The constricting part 31 is formed to gradually constrict the bore of the inlet pipe 30 in a taper shape from a diameter D4 at the upstream edge of the constricting part to the diameter D1 at the downstream edge of the constricting part. Note that the diameter of the gas channel 4 is a constant D1 from the downstream edge of the constricting part to the blade leading edge 17. A gas channel 30A inside the inlet pipe 30 neighboring on the upstream side of the inlet channel 16 is included in the gas channel 4. Additionally, the shape of each rectifying plate 426 provided in the constricting part 31 is similar to the rectifying plate 26 in the first embodiment. According to the present embodiment, operational advantages similar to the first embodiment may be exhibited. In the case of the present embodiment, the inlet pipe 30, as well as the constricting part 31 and the rectifying plate 426 provided therein, are also structural elements of the centrifugal compressor 1.

Note that since the constricting part 31 and the rectifying plate 426 are provided in the inlet pipe 30, these elements are not provided in the ring member 9, and the ring member 9 has a square cross-sectional shape.

Fourth Embodiment

In the fourth embodiment illustrated in FIG. 14, the ring member 9 is not provided, and the guide vane 23 and the rectifying plates 526 are provided directly on the casing body 8. The shape of each rectifying plate 526 is similar to the rectifying plate 26 in the first embodiment. Also, the treatment hollow part 18 is defined by only the casing body 8. According to this configuration, operational advantages similar to the first embodiment may be exhibited.

Fifth Embodiment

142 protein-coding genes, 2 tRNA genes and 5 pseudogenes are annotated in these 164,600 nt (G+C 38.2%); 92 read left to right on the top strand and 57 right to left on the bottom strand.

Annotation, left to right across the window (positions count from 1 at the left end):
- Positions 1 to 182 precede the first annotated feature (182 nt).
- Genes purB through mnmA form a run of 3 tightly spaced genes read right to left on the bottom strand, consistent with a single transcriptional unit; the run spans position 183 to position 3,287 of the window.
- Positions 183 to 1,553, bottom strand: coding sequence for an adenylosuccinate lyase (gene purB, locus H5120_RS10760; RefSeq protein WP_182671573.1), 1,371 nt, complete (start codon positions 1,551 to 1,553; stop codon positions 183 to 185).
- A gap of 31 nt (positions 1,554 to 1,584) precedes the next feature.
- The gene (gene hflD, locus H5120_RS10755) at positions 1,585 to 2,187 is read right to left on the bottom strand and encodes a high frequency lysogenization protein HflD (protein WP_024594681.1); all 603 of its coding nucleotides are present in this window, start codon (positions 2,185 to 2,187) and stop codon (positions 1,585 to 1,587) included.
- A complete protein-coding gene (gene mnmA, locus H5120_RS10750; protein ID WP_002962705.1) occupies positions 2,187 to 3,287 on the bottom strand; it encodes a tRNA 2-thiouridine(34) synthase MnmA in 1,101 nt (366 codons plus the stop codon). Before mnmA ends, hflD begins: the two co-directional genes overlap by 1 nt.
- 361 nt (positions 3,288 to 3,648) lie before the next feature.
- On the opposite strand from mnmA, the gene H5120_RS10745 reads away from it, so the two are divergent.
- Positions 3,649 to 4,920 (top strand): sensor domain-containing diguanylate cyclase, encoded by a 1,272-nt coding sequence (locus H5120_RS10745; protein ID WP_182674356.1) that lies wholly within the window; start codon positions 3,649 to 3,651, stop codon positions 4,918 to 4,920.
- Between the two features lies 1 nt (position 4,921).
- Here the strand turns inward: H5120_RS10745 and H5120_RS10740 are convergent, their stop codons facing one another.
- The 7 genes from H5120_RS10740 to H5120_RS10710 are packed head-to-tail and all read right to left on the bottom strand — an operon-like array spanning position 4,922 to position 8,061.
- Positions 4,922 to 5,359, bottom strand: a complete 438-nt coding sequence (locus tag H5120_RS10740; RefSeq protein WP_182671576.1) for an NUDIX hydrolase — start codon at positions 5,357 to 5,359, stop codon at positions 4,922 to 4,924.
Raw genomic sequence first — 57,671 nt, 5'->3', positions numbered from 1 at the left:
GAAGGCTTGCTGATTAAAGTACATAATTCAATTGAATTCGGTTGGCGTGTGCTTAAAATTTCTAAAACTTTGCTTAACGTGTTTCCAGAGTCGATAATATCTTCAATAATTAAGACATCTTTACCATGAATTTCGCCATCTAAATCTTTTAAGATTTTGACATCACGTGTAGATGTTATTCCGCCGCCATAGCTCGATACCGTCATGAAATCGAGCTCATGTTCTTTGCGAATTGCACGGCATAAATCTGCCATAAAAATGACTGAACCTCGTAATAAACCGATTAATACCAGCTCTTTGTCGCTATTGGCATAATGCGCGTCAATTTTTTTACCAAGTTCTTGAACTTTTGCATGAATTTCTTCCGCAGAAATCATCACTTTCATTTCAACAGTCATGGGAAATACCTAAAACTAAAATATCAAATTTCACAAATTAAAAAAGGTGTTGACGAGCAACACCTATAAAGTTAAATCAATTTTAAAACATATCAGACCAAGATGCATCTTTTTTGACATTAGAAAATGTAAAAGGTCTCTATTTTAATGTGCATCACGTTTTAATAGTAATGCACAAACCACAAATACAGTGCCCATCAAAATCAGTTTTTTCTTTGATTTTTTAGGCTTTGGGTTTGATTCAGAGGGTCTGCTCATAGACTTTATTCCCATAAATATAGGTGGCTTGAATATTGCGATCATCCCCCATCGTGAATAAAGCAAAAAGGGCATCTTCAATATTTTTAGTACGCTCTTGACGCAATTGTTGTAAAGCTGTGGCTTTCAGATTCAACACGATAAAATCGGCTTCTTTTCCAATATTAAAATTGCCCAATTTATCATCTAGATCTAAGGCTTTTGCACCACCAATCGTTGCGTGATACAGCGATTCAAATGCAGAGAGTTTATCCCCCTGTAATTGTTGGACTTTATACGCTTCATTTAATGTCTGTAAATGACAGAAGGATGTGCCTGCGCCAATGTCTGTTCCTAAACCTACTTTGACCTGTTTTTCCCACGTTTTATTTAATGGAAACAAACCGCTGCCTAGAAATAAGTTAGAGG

The fifth embodiment illustrated in FIGS. 15 and 16 differs from the first embodiment in that the rectifying part 625 includes rectifying grooves 33. In other words, the rectifying part 625 is formed by the rectifying grooves 33 rather than the rectifying plates 26 in the first embodiment.

The rectifying grooves 33 are provided at the same circumferential positions, in the same orientation, and in the same number as the rectifying plates 26 in the first embodiment. However, the rectifying grooves 33 may also be provided at different circumferential positions, orientations, and numbers. Each rectifying groove 33 is formed by grooving the surface of the constricting part 24 of the ring member 9. In the present embodiment, the groove width of each rectifying groove 33 is made to be the same as the thickness of the rectifying plate 26, but may also differ.

According to the rectifying grooves 33, similarly to the rectifying plates 26, gas supplied to the constricting part 24 may be rectified in the axial direction, and operational advantages similar to the first embodiment may be exhibited.

Note that the rectifying part 625 may also be configured to include both the rectifying plates 26 and the rectifying grooves 33. In this case, the numbers of rectifying plates 26 and rectifying grooves 33 may be the same or different.

The foregoing thus describes preferred embodiments of the present invention, but various other embodiments of the present invention are also possible.

(1) In the foregoing embodiments, the rectifying plates 26, 126, 226, 326, 426, and 526 as well as the rectifying grooves 33 that act as a rectifying element are all taken to have a straight shape in the front view, but the shapes of these elements are arbitrary, and a curved part may also be provided, for example. In addition, in order to increase the rectifying effect, each rectifying plate 26 may also be given a winged cross-sectional shape.

(2) The method of connecting the inlet pipe 10 to the casing 3 is also arbitrary. For example, a flange connection may also be used.

(3) In the foregoing embodiments, the intake air flow G0 flowing into the gas channel 4 uses an intake channel having a clockwise swirl component as seen in the direction of the rotational axis C, but the intake air flow G0 produced by the intake channel may also have a counter-clockwise swirl component (that is, in the opposite direction of the rotational direction R).